A work of literary art, a mellow, beautifully constructed fable about the human hunger for goodness, it is by far the best thing Cartwright has done . . . [He] has caught to perfection the perplexities of a good man struggling for self-awareness'
Brilliant, dazzling, unsettling; subtle and haunting; complex and multi-layered; deeply moving
One of the finest novelists currently at work ... An altogether stunning achievement
Hauntingly brilliant ... It is the best novel I have read this year.
Apart from being a profoundly serious writer, Cartwright can also be an abrasively amusing one. Scarcely a page of this book fails to yield some pleasure. WHITE LIGHTNING is a book of substantial merit.
Beguiling. With this novel, Cartwright, a former Whitbread Award winner has put it all together - style, story, theme - to produce something exceptional.
Subtle and moving...Cartwright weaves the story of the man and the baboon with a magicians's delicacy...White Lightning underlines the intelligence and breadth of imagination that this former Whitbread Novel of the Year winner brings to every single paragraph of his work.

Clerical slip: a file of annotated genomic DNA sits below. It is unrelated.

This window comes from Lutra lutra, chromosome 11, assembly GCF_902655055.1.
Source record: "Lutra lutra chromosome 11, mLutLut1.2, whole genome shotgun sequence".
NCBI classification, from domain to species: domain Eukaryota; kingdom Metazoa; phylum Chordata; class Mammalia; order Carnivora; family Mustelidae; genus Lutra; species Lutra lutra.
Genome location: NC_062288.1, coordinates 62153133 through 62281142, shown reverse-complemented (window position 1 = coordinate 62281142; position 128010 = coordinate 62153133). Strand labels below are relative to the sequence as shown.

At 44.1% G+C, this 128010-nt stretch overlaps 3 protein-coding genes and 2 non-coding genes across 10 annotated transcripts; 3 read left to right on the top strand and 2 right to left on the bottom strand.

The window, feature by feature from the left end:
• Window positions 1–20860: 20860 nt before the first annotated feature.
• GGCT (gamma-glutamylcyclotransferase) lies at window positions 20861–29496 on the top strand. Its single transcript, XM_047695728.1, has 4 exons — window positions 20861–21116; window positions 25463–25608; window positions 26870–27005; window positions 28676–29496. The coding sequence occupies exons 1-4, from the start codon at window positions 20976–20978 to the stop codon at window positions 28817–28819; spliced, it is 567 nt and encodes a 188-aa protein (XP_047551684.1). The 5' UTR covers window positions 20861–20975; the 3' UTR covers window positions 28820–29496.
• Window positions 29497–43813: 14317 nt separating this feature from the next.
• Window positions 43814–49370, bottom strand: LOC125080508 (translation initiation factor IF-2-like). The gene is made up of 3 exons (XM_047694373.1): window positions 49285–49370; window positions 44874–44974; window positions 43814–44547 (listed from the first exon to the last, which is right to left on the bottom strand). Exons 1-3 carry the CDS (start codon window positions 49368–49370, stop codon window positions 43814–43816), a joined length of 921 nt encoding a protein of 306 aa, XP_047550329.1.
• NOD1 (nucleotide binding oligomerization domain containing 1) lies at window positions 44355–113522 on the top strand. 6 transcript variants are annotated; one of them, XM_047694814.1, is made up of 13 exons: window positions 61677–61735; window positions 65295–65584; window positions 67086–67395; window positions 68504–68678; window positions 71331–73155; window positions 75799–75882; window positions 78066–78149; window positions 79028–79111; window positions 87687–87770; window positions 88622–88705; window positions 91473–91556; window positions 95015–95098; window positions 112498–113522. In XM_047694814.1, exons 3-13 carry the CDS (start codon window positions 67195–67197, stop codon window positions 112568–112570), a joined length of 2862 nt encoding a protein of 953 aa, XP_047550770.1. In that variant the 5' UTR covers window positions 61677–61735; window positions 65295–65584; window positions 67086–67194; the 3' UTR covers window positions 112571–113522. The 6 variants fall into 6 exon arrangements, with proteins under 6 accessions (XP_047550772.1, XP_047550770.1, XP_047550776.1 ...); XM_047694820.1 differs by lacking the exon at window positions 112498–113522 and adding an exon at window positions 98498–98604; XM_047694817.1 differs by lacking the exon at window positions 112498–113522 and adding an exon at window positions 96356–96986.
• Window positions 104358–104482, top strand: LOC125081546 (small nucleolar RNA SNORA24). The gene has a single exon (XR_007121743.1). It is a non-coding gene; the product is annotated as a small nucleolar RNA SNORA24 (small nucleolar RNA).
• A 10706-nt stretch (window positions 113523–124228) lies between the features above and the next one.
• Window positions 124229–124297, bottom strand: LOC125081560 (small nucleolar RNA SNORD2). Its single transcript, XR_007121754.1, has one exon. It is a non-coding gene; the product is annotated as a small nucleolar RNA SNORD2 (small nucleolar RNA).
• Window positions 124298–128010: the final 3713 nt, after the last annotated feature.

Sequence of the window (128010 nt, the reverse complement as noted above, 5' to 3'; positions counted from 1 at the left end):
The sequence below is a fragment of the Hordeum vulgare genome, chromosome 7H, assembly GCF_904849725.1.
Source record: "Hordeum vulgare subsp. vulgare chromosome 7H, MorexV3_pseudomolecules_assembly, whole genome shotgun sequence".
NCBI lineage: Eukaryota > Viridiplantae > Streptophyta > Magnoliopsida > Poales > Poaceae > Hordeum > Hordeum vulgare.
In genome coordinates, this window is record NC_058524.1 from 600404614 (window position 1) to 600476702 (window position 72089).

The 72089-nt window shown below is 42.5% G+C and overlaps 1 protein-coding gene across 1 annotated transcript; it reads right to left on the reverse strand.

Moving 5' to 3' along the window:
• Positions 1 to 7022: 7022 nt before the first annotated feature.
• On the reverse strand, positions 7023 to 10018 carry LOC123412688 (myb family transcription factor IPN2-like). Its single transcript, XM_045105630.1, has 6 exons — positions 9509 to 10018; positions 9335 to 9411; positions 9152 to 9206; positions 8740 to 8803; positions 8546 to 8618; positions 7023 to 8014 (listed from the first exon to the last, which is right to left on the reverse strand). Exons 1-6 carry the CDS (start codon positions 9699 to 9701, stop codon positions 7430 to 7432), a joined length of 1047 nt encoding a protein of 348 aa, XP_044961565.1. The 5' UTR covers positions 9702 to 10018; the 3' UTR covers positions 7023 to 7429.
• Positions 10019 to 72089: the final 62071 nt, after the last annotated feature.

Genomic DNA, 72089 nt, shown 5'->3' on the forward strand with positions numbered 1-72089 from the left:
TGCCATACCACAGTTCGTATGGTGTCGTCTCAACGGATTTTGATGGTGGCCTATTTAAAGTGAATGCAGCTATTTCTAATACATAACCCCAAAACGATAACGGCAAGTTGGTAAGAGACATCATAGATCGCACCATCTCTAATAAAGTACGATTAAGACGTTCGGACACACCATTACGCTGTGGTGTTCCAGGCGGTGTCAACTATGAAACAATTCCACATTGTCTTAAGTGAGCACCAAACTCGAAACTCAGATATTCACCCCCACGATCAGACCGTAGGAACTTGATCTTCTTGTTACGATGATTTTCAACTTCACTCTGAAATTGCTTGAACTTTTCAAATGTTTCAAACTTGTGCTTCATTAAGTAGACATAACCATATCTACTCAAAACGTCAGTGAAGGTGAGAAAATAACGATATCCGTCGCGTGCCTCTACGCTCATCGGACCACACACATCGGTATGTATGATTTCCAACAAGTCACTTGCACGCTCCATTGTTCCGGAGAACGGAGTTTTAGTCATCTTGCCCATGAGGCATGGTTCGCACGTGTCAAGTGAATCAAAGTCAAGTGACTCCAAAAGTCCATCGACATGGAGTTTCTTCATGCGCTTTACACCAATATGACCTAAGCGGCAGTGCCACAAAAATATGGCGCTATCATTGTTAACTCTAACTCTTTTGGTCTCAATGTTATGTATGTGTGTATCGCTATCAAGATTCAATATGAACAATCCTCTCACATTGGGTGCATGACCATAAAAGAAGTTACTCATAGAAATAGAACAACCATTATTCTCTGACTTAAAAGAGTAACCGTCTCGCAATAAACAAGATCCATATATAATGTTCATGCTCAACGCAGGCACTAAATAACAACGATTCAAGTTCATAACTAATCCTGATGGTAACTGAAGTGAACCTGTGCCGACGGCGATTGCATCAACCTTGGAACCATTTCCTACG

Justin Cartwright's new novel may well be his finest - in an already accomplished oeuvre. Wry, achingly true and profound without being sententious, it's a moving and bleakly funny look at life's hellish demands and occasional moments of happiness.
Cartwright is a wise and perceptive novelist, keen to probe the dark places of the human heart and the complexities of post-colonial Africa, and possessed of a laudable ability to capture life as it rushes past at terrible speed.
This is a moving story of a man totally alone, and a powerful evocation of a country yet to come to terms with its tragedy-strewn destiny.
Cartwright is a beautifully evocative writer; also one who makes you think... The rhythm is perfect, and almost every page offers such delights.
No amount of irony or humour can blunt the remorseless message contained in this tender, terrible tragedy.
Cartwright's portrayal of the relationship between the man and the baboon is masterly. You know it is going to end in tears - WHITE LIGHTNING is, above all else, a book of echoes - but still the ending packs a punch of frustration and sadness.
Cartwright is a hugely skilled writer and his novels are always interesting. [He] can produce passages of uncommon beauty.
Cartwright is a brilliant observer and writes extremely well. [He] has produced an X-ray of modern man's soul.
Cartwright manages to combine the thrilling readability of genre fiction with the unpredictability and strangeness of a literary master. It's astonishing that he still isn't spoken of in the same breath as Amis and McEwen: he ought to be.
This questioning, elegiac novel is much more than just another portrayal of mid-life crisis. It deserves a place beside those accounts of Africa, from Conrad to Naipaul, which encapsulate an outsider's sense of this world as both alluring and forbidding, and always only half-understood.
This is fictional skill of the highest order.